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The Bookshelf

ECONOMIC CONSEQUENCES OF RECENT AMERICAN TAX POLICY, Gerhard Colm and Fritz Lehmann; New School for Social Research, New York; 108 pages; $1.00; paper bound.

By M. O. P.

AS its title might suggest, Zona Gale's latest novel "Light Woman" provides highly entertaining reading characterized by a note of levity. Although in size the book may only be called a novelette, in substance it is much more than this. Behind many of the seemingly senseless words of Mitty, the central character, lurks a meaning all too true to be dismissed as the talk of a "light woman." She embodies in her philosophy of life much that every modern person has left. Her overpowering self-interest is freely admitted, and despite all opposition to such a characteristic, we somehow excuse it in her. Perhaps it is because she is a thoroughly enjoyable and entertaining person in her own right, or because she makes up for it by her frankness and her ability to over shadow this selfishness with her other aimiable qualities, but we cannot condemn her for an instinctive emotion.

Mitty was matched with Nick Beldon because of a misunderstanding, and when the Beldon family heard of it, the couple were invited home. The complications which result from the "little lark" are only heightened by the appearance of Mr. Ratcliffe who has himself played a part similar to Mitty's. He has deserted Anne, Nick's sister, and he is able to detect the sham.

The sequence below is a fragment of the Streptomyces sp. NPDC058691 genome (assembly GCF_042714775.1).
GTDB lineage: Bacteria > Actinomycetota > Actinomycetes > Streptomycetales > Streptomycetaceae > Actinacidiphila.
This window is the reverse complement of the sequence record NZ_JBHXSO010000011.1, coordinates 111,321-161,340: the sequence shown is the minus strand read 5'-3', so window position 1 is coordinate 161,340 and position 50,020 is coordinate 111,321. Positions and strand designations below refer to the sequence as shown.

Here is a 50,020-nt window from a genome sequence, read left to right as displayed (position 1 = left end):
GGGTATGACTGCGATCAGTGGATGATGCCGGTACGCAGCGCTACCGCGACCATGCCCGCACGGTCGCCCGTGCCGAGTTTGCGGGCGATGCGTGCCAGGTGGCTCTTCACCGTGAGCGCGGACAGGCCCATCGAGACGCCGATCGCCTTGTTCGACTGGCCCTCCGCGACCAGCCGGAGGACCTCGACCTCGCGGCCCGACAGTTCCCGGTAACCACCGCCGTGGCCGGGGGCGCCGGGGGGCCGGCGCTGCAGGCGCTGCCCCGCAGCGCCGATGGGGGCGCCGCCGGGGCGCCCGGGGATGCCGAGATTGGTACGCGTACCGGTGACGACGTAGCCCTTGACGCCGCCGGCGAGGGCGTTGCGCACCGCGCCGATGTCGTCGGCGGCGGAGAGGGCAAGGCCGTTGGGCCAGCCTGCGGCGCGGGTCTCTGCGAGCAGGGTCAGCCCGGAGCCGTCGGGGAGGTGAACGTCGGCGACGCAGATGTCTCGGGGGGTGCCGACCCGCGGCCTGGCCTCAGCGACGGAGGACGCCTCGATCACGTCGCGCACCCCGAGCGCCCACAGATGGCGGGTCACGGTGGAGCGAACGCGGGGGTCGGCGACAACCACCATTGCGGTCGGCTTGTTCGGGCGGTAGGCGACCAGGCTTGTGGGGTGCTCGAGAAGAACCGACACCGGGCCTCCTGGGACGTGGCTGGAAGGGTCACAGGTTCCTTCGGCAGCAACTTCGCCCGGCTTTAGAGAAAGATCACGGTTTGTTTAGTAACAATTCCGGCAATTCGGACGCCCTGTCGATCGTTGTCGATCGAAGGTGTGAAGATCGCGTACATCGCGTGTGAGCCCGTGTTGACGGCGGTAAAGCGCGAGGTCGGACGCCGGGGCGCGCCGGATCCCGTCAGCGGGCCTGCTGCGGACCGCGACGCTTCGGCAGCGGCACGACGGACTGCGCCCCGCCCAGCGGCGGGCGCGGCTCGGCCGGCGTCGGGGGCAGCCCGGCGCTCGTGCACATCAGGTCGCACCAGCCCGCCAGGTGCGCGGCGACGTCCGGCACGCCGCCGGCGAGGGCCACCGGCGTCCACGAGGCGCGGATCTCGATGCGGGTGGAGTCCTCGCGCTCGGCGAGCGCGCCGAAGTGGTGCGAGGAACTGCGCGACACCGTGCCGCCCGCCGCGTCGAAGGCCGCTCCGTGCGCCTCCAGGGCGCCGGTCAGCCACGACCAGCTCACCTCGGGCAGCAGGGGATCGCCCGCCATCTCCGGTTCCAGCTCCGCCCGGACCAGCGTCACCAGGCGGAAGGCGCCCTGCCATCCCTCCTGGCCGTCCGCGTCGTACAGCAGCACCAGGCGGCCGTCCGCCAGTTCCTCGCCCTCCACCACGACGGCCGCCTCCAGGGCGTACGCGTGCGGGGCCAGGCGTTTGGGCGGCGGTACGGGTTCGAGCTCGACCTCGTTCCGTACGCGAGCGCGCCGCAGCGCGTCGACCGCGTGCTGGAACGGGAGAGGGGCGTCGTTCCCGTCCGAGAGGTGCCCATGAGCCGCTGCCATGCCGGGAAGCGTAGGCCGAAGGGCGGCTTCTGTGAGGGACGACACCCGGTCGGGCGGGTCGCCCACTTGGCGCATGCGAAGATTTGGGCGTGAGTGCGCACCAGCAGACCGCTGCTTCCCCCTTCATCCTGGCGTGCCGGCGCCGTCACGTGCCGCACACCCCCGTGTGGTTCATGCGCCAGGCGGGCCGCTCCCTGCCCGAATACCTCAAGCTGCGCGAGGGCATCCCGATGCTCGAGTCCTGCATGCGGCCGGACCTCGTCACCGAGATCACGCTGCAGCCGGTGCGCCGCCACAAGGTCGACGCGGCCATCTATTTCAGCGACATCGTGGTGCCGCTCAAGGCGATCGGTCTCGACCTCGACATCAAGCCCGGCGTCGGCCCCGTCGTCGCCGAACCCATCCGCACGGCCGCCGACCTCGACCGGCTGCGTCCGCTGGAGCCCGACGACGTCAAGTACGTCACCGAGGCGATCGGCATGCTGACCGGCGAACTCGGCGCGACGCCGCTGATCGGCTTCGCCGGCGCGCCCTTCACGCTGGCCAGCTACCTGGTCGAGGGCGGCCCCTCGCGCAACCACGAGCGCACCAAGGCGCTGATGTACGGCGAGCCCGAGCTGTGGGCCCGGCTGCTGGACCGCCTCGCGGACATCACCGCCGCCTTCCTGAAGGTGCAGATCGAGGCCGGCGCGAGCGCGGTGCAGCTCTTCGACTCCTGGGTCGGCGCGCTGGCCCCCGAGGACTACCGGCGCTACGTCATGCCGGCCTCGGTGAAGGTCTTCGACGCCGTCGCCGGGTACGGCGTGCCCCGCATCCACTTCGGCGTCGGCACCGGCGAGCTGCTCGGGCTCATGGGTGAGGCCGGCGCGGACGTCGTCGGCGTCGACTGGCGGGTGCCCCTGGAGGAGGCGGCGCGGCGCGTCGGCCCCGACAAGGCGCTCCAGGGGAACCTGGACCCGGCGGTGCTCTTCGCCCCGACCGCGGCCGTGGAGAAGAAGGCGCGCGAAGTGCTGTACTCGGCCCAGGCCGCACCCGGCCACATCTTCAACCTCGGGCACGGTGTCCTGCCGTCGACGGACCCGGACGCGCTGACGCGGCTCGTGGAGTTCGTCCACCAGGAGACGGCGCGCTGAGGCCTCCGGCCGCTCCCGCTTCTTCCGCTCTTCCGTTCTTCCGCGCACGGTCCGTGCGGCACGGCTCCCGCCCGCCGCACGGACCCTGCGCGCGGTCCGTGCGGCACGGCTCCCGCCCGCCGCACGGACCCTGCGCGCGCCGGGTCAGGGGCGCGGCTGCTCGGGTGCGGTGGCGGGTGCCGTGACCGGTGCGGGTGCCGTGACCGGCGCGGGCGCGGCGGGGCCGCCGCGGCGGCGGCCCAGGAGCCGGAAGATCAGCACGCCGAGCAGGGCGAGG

"Light Woman" is better suited to the stage even than to reading. Practically the entire book is conversation and its dramatic qualities are constantly evident. Zona Gale has written two very successful plays, and the adaptability of this novel to the theater is outstanding.

A quotation on the title page from Anna Hempstead Branch adequately sums up the character of Mitty as well as the essence of the whole book:

"All that niceness would forbid

Superb, she smiled upon and did."

For light, entertaining, vacation reading, no book could better suit than "Light Woman." After we close the cover, however, we do not feel that its value lies only in its entertainment qualities. We find that there is "more truth than fiction" in the character and actions of Mitty.

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